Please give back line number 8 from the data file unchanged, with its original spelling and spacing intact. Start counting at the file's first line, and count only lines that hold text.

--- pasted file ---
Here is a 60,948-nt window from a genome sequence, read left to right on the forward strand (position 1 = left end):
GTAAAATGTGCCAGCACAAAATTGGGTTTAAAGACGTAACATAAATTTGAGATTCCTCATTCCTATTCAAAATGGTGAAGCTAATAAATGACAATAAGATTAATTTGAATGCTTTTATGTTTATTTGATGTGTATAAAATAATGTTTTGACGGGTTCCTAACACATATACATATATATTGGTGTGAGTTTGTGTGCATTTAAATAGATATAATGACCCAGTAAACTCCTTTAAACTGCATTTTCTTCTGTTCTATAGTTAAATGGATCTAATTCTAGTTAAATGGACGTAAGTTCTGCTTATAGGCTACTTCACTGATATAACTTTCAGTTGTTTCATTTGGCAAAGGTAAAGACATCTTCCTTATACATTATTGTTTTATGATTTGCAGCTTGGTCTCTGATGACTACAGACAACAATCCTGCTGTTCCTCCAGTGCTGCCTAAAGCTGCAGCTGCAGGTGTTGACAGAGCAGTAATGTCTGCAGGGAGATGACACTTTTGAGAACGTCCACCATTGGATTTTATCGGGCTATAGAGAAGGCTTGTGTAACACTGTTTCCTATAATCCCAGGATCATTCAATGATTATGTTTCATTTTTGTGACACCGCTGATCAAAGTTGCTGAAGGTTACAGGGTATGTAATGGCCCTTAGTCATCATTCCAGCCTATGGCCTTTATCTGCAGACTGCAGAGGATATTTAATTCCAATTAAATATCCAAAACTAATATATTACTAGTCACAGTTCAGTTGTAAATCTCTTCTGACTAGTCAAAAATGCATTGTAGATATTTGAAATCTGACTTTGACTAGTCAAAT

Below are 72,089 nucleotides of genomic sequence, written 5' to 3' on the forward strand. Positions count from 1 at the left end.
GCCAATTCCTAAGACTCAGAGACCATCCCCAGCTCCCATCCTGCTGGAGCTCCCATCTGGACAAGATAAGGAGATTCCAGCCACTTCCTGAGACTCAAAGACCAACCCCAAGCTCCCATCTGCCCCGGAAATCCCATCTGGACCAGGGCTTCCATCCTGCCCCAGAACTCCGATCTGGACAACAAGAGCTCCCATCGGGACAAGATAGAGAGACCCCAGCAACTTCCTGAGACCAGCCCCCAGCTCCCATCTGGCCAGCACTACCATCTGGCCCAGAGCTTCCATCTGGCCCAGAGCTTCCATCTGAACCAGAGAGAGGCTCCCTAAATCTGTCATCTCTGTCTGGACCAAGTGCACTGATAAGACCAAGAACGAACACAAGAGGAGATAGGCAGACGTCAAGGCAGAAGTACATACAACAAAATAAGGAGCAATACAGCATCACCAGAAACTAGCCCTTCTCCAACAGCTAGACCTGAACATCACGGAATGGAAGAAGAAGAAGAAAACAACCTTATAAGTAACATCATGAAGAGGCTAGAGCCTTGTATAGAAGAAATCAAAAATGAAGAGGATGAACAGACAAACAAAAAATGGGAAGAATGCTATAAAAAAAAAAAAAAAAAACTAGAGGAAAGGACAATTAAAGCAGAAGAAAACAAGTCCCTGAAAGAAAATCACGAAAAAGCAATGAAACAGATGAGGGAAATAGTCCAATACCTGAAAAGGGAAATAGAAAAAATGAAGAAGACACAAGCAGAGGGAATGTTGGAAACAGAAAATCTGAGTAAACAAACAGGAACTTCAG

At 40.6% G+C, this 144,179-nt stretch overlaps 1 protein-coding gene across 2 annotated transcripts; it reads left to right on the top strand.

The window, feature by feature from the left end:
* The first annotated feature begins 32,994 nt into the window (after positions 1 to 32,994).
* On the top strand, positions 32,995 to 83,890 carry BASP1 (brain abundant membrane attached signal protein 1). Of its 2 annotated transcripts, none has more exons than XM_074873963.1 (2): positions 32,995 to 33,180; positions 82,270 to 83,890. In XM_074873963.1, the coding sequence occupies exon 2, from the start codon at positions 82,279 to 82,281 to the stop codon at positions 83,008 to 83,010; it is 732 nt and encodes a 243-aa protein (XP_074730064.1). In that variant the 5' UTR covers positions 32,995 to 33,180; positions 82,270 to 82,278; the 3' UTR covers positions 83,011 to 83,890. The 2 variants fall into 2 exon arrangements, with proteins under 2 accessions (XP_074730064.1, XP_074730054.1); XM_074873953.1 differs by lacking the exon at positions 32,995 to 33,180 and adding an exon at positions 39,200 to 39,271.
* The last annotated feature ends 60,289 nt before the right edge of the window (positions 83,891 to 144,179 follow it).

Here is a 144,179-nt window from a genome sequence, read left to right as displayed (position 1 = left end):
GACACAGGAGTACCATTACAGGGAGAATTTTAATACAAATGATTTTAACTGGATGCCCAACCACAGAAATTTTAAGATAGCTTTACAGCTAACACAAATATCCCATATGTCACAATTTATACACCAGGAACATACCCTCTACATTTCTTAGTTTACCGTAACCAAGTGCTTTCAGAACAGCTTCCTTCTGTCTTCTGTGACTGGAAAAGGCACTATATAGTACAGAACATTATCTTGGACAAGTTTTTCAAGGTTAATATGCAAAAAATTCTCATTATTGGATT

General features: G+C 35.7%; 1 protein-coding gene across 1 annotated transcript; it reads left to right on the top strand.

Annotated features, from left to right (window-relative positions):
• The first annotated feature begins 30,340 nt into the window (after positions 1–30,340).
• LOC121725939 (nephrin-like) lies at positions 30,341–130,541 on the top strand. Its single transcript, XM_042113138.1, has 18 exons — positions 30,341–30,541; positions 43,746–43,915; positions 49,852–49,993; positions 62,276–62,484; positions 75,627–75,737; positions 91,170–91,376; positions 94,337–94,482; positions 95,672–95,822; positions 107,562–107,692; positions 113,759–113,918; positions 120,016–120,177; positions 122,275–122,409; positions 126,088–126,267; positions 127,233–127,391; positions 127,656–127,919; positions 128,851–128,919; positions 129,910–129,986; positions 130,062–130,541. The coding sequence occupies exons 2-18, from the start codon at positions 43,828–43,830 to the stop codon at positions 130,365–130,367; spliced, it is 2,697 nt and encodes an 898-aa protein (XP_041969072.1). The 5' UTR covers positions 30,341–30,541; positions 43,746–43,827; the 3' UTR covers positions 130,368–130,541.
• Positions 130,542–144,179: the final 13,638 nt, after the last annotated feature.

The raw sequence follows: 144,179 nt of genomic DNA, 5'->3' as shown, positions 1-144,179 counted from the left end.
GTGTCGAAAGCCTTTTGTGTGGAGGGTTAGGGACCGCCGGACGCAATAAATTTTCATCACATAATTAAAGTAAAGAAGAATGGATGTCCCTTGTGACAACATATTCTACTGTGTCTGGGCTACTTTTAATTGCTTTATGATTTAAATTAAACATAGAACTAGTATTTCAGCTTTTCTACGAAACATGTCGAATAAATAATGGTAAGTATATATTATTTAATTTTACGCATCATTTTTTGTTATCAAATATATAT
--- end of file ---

* On the top strand, positions 32,995 to 83,890 carry BASP1 (brain abundant membrane attached signal protein 1). Of its 2 annotated transcripts, none has more exons than XM_074873963.1 (2): positions 32,995 to 33,180; positions 82,270 to 83,890. In XM_074873963.1, the coding sequence occupies exon 2, from the start codon at positions 82,279 to 82,281 to the stop codon at positions 83,008 to 83,010; it is 732 nt and encodes a 243-aa protein (XP_074730064.1). In that variant the 5' UTR covers positions 32,995 to 33,180; positions 82,270 to 82,278; the 3' UTR covers positions 83,011 to 83,890. The 2 variants fall into 2 exon arrangements, with proteins under 2 accessions (XP_074730064.1, XP_074730054.1); XM_074873953.1 differs by lacking the exon at positions 32,995 to 33,180 and adding an exon at positions 39,200 to 39,271.